Saiba member Tasmin Laight (recently profiled here) says the blame for failed UIF payments cannot be directed at any one particular party: “One cannot solely point fingers at employers. Yes, some employers have been negligent in registering their employees, some payroll companies are not submitting UI19s (the form used to declare UIF on behalf of employees) to the Department of Labour and are only submitting to SA Revenue Services (Sars) monthly. Most payroll software programmes have an automated report that generates your UI19 for the month. But the user needs to generate it and send it via email to the Department.”
“There is a massive clerical problem within the Department of Labour, mainly related to new applications. Some of my own clients’ applications still pending for more than a year. There are also cases where similar trading names have been amalgamated and registration and PAYE numbers are obviously being overlooked. To me the Department is severely under-staffed, or there is a management issue. The lack of automated application software is also a problem. It should be an automatic application process, such as that done by Sars.”
Applicants are required to fill in an emailed response from the Department which is then returned to be data captured by a clerk on the other side. Another administrative problems is the revamped website removed older UIF returns from March 2015 and never replaced them. Accountants have complained that no new returns could subsequently be submitted, preventing the addition of new employees. “So many of my companies (clients) have had errors, or their employees were not registered,” says one accountant. “Where companies have similar names, they have been amalgamated which means employers cannot claim UIF funds because their employees are registered under another company with a different trading name.”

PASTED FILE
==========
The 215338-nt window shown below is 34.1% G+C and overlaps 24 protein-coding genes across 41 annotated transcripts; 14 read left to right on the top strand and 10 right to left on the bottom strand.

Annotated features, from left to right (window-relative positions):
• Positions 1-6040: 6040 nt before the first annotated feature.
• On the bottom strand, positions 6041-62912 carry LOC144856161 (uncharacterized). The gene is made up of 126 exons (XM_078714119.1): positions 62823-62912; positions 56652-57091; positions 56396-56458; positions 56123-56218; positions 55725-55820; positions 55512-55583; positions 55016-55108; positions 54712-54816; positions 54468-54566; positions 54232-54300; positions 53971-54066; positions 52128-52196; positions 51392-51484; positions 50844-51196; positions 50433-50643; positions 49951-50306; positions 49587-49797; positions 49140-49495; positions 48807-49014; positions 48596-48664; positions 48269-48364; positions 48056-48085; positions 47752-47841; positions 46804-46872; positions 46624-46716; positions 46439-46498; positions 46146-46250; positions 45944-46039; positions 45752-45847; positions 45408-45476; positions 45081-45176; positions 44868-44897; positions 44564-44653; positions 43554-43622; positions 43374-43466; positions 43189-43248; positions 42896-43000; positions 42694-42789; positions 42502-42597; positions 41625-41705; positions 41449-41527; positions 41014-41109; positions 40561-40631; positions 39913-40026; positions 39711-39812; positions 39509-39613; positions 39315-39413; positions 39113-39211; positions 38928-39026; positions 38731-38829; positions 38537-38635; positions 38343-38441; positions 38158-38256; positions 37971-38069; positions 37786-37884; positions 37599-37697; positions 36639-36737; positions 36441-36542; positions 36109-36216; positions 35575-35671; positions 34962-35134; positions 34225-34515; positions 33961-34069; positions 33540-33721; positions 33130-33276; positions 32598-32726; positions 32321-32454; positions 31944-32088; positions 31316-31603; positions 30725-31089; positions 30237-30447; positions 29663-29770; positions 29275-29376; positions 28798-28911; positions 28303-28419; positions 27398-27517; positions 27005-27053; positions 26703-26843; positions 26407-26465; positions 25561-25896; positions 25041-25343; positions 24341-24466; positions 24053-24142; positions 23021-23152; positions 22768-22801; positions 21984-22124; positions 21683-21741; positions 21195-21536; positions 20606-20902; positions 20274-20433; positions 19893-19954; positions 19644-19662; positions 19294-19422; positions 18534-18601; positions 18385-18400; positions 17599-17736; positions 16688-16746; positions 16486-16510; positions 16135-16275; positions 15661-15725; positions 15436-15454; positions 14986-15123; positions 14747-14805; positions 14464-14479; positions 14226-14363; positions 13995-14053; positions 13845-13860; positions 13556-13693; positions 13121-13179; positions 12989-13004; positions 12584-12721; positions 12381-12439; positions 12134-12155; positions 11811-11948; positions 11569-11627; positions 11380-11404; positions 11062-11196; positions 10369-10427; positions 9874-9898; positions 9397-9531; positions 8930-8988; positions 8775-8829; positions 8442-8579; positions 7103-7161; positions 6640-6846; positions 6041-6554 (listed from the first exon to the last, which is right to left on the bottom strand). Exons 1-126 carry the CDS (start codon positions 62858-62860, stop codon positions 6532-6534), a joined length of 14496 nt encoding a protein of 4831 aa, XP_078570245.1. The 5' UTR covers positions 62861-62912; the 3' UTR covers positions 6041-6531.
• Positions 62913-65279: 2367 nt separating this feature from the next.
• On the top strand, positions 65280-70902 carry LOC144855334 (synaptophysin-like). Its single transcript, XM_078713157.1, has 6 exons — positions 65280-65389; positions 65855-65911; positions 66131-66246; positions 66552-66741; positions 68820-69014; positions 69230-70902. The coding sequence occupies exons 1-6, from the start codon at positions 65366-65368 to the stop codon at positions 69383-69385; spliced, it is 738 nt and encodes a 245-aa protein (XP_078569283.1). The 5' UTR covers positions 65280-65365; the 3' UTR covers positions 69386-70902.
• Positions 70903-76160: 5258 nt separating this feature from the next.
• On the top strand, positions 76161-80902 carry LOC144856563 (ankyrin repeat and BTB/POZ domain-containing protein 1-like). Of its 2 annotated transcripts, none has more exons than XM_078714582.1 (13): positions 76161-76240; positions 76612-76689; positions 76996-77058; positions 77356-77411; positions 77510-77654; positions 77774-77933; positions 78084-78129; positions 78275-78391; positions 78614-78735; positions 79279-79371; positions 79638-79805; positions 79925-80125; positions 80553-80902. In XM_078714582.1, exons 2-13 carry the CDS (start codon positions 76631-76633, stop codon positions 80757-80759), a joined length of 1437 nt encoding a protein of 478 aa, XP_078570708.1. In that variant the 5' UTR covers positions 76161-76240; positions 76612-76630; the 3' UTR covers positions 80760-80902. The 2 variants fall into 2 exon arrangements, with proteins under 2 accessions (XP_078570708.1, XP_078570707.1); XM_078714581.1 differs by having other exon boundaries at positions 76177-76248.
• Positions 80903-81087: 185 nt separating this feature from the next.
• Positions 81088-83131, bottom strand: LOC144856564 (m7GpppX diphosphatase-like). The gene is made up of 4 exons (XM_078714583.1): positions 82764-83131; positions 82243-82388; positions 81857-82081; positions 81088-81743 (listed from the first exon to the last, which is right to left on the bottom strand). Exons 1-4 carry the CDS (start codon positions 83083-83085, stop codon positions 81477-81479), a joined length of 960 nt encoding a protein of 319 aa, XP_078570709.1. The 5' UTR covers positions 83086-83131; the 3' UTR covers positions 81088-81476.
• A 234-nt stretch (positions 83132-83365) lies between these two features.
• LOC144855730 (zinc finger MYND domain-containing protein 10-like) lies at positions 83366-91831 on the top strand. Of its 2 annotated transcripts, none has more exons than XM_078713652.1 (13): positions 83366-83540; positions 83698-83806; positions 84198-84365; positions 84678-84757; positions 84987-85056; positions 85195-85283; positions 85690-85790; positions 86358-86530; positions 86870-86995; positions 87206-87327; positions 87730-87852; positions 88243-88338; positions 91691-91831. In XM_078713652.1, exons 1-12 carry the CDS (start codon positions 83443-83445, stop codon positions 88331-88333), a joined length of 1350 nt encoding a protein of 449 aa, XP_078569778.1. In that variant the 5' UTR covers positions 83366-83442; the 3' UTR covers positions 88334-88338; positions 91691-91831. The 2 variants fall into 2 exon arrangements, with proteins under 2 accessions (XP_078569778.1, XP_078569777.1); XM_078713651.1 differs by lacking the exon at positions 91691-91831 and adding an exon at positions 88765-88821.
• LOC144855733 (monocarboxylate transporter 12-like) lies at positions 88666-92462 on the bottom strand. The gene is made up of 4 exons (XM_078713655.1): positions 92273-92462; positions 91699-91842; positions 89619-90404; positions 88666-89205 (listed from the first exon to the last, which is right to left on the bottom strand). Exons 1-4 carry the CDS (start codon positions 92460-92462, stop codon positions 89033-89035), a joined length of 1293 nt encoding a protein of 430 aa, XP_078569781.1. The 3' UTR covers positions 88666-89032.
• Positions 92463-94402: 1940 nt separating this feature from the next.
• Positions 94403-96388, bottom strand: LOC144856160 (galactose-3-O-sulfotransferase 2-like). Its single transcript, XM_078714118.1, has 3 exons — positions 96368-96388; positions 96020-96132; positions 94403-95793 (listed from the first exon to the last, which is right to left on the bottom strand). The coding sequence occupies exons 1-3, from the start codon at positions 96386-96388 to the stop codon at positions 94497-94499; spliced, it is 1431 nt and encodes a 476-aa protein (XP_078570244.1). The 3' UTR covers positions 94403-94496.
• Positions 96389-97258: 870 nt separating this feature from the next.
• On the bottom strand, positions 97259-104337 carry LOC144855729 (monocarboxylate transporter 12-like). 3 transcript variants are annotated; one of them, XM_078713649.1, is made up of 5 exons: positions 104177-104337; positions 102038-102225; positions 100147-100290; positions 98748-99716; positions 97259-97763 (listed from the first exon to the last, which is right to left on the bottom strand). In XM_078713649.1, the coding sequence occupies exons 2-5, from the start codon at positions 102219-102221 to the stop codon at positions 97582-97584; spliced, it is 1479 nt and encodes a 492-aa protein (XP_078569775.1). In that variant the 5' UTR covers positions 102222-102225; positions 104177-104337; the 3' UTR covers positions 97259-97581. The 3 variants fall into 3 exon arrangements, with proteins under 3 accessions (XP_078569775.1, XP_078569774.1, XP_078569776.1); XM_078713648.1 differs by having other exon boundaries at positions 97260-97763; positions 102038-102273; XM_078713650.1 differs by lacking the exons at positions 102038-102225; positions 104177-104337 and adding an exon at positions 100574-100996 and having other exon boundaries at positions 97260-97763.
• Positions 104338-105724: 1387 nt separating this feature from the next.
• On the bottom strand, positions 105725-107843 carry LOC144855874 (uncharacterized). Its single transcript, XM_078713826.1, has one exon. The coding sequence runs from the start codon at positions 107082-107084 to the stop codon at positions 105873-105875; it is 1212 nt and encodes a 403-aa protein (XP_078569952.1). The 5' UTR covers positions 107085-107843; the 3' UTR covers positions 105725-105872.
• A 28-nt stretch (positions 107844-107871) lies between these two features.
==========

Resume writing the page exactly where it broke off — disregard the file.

It’s time to call the fire brigade. As Saiba’s Van Wyk points out, accountants have shown their worth to the economy. Now it’s time to solicit their help in sorting out the UIF mess. “We are ready to help,” he says. “This is a life and death matter for too many businesses and employees. We need to solve this problem together for the sake of the country.”